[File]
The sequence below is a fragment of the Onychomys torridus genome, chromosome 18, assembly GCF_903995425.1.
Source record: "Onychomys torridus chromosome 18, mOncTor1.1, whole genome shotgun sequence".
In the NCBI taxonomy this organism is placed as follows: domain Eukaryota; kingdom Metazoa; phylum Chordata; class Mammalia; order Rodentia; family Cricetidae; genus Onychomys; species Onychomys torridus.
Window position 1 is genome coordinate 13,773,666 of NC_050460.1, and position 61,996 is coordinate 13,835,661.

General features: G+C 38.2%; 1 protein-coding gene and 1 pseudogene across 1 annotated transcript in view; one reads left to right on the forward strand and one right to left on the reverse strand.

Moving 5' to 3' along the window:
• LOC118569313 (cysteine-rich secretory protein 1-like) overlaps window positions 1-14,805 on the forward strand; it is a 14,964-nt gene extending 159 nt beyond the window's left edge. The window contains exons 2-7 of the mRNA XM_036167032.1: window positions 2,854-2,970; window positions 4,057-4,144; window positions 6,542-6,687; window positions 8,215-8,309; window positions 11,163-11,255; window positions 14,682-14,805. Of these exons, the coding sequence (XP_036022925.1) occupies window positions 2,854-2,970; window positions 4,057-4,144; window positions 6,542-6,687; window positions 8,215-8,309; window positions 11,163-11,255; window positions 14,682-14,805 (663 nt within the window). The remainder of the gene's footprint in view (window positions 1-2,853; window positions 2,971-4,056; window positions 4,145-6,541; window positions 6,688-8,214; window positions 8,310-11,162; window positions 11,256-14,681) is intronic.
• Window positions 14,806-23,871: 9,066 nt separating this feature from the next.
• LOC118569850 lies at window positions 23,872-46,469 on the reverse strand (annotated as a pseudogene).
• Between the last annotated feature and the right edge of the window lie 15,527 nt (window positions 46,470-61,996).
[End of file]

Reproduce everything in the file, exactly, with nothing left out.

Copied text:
The sequence below is a fragment of the Onychomys torridus genome, chromosome 18, assembly GCF_903995425.1.
Source record: "Onychomys torridus chromosome 18, mOncTor1.1, whole genome shotgun sequence".
In the NCBI taxonomy this organism is placed as follows: domain Eukaryota; kingdom Metazoa; phylum Chordata; class Mammalia; order Rodentia; family Cricetidae; genus Onychomys; species Onychomys torridus.
Window position 1 is genome coordinate 13,773,666 of NC_050460.1, and position 61,996 is coordinate 13,835,661.

General features: G+C 38.2%; 1 protein-coding gene and 1 pseudogene across 1 annotated transcript in view; one reads left to right on the forward strand and one right to left on the reverse strand.

Moving 5' to 3' along the window:
• LOC118569313 (cysteine-rich secretory protein 1-like) overlaps window positions 1-14,805 on the forward strand; it is a 14,964-nt gene extending 159 nt beyond the window's left edge. The window contains exons 2-7 of the mRNA XM_036167032.1: window positions 2,854-2,970; window positions 4,057-4,144; window positions 6,542-6,687; window positions 8,215-8,309; window positions 11,163-11,255; window positions 14,682-14,805. Of these exons, the coding sequence (XP_036022925.1) occupies window positions 2,854-2,970; window positions 4,057-4,144; window positions 6,542-6,687; window positions 8,215-8,309; window positions 11,163-11,255; window positions 14,682-14,805 (663 nt within the window). The remainder of the gene's footprint in view (window positions 1-2,853; window positions 2,971-4,056; window positions 4,145-6,541; window positions 6,688-8,214; window positions 8,310-11,162; window positions 11,256-14,681) is intronic.
• Window positions 14,806-23,871: 9,066 nt separating this feature from the next.
• LOC118569850 lies at window positions 23,872-46,469 on the reverse strand (annotated as a pseudogene).
• Between the last annotated feature and the right edge of the window lie 15,527 nt (window positions 46,470-61,996).